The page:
• Roman praenomina: early personal names chosen by the parents of a Roman child originally bestowed the eighth day after the birth of a girl, or the ninth day after the birth of a boy; the praenomen would then be formally conferred a second time when girls married, or when boys reaching manhood and assumed the toga virilis (which in the case of Romans boys was about age 14 or 15)
  • Surnames: given names and nicknames that are also surnames

If you typed “Garfeild” into a word processor, it would probably be underlined with a squiggly red line signifying a misspelling. It is the name “Garfield” with the “IE” reversed to “EI”—a common mistake.

The fuzzy logic technology in the Pro edition of this software allows matching name data that has typographical errors. If you look at the fuzzy logic examples we have provided below, you are likely to see errors you have repeatedly made or seen. In many cases you will have to look close to see the difference, but they are different.

Fuzzy logic attempts to duplicate real errors created while entering names into databases. The most likely typographical errors are determined based on the number of letters, the characters involved, where they are located in the name, the language, and other factors.

The biggest advantage in our technology is in its ability to work with language rules that indicate how individual of various nationalities may hear and spell names.

Some fuzzy logic spellings have one typographical error while others have multiple issues, so the technology is suited for even the worst typists and transcribers. The algorithms have five layers:

Phonetic misspellings

These algorithms look at digraphs, trigraphs, tetragraphs, pentagraphs, hexagraphs, and even a German heptagraph, “SCHTSCH”, used to translate Russian words with the “SHCHA” or “SHCH” (romanticized) sound. These are, respectively, two to seven letter sequences that form one phoneme or distinct sound. Most of letter sequences trigraph and above are Irish who have more language rules than you can shake a stick at.

Many misspellings occur as transcribers enter the sounds they hear. The character sequences and the sounds they produce are different for each language and situation, such as before, after, or between certain vowels and consonants, so our substitutions are language-rule based. Furthermore, our algorithms consider both how a name may sound to someone who speaks English as well as how it may sound to someone who speaks Spanish, which is often different. Take the digraph “SC”. Before the vowels “E” or “I” it is most likely to be misspelled by an English speaker as “SHE” or “SHI” while a Spanish speaker may hear “CHE” or “CHI” and sometimes “YE” or “YI”. Our library includes over 80,000 language-based letter sequence phonetic rules. Phonetic misspelling examples:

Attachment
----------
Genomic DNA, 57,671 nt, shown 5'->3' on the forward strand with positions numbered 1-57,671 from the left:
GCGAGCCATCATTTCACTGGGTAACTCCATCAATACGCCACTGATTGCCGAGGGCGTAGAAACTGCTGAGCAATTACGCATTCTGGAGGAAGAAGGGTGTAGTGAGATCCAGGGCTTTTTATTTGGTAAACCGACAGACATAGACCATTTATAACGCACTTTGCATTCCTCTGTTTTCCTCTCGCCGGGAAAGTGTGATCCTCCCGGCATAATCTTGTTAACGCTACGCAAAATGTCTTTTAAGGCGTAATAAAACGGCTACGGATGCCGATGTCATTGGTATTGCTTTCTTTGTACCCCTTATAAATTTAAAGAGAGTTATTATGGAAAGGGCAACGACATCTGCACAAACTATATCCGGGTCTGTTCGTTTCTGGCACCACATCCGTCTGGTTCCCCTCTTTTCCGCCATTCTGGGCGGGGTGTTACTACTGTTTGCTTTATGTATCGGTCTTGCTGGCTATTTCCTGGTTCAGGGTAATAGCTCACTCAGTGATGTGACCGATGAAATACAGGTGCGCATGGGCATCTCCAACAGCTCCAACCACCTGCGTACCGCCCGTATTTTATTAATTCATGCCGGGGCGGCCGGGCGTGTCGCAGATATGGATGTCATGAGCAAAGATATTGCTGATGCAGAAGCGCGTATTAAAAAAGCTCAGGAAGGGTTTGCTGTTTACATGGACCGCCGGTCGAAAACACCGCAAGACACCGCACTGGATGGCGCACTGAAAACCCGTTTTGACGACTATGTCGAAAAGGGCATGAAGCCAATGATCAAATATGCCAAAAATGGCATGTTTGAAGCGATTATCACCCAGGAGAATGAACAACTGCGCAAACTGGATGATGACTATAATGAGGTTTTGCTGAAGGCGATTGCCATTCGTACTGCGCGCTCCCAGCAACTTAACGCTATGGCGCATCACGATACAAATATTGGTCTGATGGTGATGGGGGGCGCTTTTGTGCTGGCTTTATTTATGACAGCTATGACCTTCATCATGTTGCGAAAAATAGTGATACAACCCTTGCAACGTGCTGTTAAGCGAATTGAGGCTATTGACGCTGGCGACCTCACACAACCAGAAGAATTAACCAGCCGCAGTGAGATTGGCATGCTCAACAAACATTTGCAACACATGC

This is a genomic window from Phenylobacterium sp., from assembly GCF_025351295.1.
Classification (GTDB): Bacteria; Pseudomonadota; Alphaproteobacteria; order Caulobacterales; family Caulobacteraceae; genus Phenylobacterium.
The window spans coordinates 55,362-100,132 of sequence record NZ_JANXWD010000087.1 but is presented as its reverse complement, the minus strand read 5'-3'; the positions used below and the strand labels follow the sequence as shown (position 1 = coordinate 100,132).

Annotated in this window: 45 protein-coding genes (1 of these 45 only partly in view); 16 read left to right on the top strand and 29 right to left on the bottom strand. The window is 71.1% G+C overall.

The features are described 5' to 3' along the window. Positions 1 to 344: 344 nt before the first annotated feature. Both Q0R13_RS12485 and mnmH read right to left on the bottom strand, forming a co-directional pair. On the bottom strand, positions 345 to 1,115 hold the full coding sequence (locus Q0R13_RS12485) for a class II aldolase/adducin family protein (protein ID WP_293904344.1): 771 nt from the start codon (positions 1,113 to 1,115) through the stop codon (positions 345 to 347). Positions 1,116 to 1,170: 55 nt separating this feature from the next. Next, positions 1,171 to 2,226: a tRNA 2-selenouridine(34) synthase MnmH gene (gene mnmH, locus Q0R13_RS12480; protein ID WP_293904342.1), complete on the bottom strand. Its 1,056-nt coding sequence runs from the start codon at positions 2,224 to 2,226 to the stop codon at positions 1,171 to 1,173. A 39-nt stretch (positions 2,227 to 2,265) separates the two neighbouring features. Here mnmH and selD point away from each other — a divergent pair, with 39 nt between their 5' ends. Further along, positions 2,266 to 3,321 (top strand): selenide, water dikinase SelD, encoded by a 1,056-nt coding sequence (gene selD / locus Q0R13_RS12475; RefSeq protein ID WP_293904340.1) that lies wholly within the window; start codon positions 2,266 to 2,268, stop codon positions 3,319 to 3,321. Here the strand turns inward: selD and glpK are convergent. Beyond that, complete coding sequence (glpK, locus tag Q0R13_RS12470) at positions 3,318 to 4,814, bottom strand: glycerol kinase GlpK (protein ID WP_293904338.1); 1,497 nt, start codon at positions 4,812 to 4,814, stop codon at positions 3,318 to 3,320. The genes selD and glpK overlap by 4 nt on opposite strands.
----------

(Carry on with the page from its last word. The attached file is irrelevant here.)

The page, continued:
Example 1 | Real: BARTHOLOMEW | Fuzzy: BARTHOLOMUE
Example 2 | Real: DAWNETTE | Fuzzy: DAUNETTE
Example 3 | Real: NATHANIEL | Fuzzy: NATHANAIL
Example 4 | Real: PHYLLIS | Fuzzy: FYLLIS
Example 5 | Real: SIGOURNEY | Fuzzy: SIGOURNI
Example 6 | Real: XAVIER | Fuzzy: XAVAR

Reversed digraphs

These algorithms look for misspellings due to reversed digraphs (two letter sequences that form one phoneme or distinct sound) which are a common typographical issue, such as “IE” substituted for “EI”. The character sequences and the sounds they produce are different for each language and situation, such as before, after, or between certain vowels and consonants, so our substitutions are language-rule based. Reversed digraph examples:

Example 7 | Real: ANNABETH | Fuzzy: ANNABEHT
Example 8 | Real: CAETLIN | Fuzzy: CEATLIN
Example 9 | Real: EUGENE | Fuzzy: UEGENE
Example 10 | Real: FRIEDRICH | Fuzzy: FREIDRICH
Example 11 | Real: RAQUEL | Fuzzy: RAUQEL
Example 12 | Real: VICKTOR | Fuzzy: VIKCTOR

Double letter misspellings

These algorithms look for misspellings due to double letters typed as single letters and single letters that are doubled. The most common typographical issues occur with the characters, in order of frequency, “SS”, “EE”, “TT”, “FF”, “LL”, “MM”, and “OO”. Double-letter misspelling examples:

Example 13 | Real: EMANNUEL | Fuzzy: EMMANNUEL
Example 14 | Real: KASSANDREA | Fuzzy: KASANDREA

Missed letters

These algorithms look for missed keystrokes and provide fuzzy logic matches with missing letters. Unlike the other algorithms, these are not language specific. Keystrokes can be missed in any language. Missed letter examples:

Example 15 | Real: ABDUL | Fuzzy: ADUL
Example 16 | Real: MARGARET | Fuzzy: MRGARET

String manipulations

These algorithm changes letters and syllables in a variety of ways. They are less guided by language rules and more guided by randomness. String manipulation examples:

Example 17 | Real: CYNTHIA | Fuzzy: CYNTTHA
Example 18 | Real: GERALD | Fuzzy: GERLLD

Both editions include the same names and features except the Pro version comes equipped with fuzzy logic. Fuzzy logic allows matching when lists have typographical errors. The Standard edition has everything except fuzzy logic.

pdGeoTIGER

Location data plays a central role in decision making, from market analysis and risk assessment to targeting and customer management, and it is important precise GeoCoding information is employed from the start. pdGeoTIGER was developed to provide exactly this. It is available in Pro and Standard editions.

These easy-to-use, comprehensive, and up-to-date packages permit exceptionally precise assignment of United States latitude and longitude coordinates, area size data, urban and rural indicators, legal and statistical area identifiers and indicators, and other geographic information.